The Solicitors Regulation Authority (SRA) has launched its latest consultation aimed at reducing the level and breadth of compulsory minimum cover required for solicitors’ firms in England & Wales.

Their objective is said to be an attempt to shave what they estimate as 5-10 per cent off the cost of insurance in order to encourage new entrants to the profession and increase access to justice.  The current requirements provide for £3m cover any one claim for incorporated practices and Alternative Business Structures (ABSs), and £2m for partnerships and sole practitioners.

Proposed changes include reducing the level of cover to £500,000, but £1m for conveyancing services, with the latter limit applying only to firms which in fact do conveyancing.

In our opinion, the proposals are misconceived for several reasons, including –

  • They are based on a flawed dataset of ten years’ claims, which omit the figures of insurers which have left the market and may be expected to have experienced some of the larger losses;
  • They fail to recognise that even based on their own figures, which must represent a minimum exposure, most firms will have to buy more cover, and the cost of replacing the difference for the smaller firms they may hope to help will be significantly higher than any saving, due to the impact of minimum premiums;
  • Their proposed changes will not address their concerns about the cost of run-off cover – instead, they will add significantly to the cost of closing down, by forcing firms to buy extra cover – even in cases where they have been taken over and have a successor practice;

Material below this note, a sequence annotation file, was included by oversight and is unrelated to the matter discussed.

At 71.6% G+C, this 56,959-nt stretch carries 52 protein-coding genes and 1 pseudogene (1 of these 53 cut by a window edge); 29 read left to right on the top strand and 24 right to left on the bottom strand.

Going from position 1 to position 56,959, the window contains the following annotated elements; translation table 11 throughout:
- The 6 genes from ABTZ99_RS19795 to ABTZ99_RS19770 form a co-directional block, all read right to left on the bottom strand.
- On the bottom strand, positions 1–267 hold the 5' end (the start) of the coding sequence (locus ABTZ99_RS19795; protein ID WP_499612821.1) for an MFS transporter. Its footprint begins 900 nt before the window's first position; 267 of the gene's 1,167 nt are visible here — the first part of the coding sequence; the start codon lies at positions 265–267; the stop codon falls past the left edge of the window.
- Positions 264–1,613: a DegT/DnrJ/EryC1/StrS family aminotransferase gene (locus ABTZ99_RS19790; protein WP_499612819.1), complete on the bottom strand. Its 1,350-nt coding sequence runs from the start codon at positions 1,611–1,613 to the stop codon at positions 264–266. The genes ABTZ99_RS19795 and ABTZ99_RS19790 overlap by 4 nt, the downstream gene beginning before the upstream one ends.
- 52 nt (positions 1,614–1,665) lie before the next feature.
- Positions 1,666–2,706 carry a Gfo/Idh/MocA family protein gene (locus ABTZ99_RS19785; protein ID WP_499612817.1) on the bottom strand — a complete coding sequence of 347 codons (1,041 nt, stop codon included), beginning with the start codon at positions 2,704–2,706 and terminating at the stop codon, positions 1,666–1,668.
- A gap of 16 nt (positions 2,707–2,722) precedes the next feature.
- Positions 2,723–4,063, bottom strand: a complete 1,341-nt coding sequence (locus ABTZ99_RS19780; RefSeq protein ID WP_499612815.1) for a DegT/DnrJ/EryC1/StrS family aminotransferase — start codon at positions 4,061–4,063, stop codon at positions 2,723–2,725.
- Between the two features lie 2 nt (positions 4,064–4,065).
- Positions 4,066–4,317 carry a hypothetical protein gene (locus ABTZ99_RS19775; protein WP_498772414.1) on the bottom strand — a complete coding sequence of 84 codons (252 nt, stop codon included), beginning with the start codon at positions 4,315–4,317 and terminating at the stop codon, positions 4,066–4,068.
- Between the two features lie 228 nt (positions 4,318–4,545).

• They say that 98 per cent of claims would be covered by £500,000 cover, when previously they said the figure was £580,000, which we understand to be due to rounding of minor percentage points – failing to address the fact that losses will fall on a random selection of claimants;
  • They will create more scope for coverage disputes, for example aggregation or non-disclosure issues, resulting in greater need for firms to pay for separate advice;
  • They ignore the fact that the claims made basis on which PII policies operate means that providing information to consumers on the levels of cover current at the time of the retainer is meaningless in approximately 90 per cent of cases – even if they are capable of realising that the indemnity limit needed to cover a claim may be approximately doubled by claimants’ costs, interest and any CPR Part 36 uplift on damages and interest;
  • They present a serious risk that reduction in compulsory cover for financial institutions will result in large numbers of small firms being removed from lender panels, increasing costs for consumers who will either have to pay for dual representation or face less choice.

In short, the proposals are most likely to damage those whom the SRA is trying to help.   A link to the consultation can be found on our News Page

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